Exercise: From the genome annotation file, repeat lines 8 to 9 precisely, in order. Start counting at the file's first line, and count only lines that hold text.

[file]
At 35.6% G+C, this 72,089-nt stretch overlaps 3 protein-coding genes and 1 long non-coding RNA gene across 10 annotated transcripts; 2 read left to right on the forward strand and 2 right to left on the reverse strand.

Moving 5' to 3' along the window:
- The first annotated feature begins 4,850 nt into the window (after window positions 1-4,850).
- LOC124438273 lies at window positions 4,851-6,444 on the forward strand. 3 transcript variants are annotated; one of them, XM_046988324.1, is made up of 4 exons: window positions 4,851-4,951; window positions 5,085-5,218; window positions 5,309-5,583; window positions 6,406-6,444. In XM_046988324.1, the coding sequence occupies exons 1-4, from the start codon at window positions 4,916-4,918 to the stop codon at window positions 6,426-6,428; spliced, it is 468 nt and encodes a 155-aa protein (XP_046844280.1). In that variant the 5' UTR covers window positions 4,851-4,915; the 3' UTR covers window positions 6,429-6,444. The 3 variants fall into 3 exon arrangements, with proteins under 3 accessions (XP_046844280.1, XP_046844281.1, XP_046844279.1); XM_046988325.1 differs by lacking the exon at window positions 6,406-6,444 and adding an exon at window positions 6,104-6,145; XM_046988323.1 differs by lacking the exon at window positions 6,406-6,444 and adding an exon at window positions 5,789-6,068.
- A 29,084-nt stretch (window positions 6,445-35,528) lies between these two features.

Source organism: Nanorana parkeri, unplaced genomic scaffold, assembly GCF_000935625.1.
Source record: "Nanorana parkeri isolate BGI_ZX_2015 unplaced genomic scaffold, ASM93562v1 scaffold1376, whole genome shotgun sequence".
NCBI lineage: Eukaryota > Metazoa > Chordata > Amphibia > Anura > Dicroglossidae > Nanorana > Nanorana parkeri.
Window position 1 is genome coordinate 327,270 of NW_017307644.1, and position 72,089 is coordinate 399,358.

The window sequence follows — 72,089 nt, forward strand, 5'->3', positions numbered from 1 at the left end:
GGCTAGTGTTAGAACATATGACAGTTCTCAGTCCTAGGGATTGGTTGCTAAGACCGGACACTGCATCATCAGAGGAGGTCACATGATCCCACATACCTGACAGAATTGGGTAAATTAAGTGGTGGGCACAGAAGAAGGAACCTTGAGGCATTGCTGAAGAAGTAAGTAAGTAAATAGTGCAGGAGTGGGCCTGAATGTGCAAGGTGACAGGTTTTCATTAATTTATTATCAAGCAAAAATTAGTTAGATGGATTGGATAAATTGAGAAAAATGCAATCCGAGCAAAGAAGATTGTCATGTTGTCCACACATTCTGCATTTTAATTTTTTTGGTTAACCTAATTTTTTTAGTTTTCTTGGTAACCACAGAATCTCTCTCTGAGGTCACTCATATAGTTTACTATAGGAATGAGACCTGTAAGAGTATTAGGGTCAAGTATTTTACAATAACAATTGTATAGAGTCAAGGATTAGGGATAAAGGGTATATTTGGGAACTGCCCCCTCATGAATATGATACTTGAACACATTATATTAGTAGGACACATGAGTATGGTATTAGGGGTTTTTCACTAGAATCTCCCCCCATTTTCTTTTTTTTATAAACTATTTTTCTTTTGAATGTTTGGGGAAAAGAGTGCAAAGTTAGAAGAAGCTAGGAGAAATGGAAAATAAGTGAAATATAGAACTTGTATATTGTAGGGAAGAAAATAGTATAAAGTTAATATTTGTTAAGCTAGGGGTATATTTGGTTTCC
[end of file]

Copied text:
NCBI lineage: Eukaryota > Metazoa > Chordata > Amphibia > Anura > Dicroglossidae > Nanorana > Nanorana parkeri.
Window position 1 is genome coordinate 327,270 of NW_017307644.1, and position 72,089 is coordinate 399,358.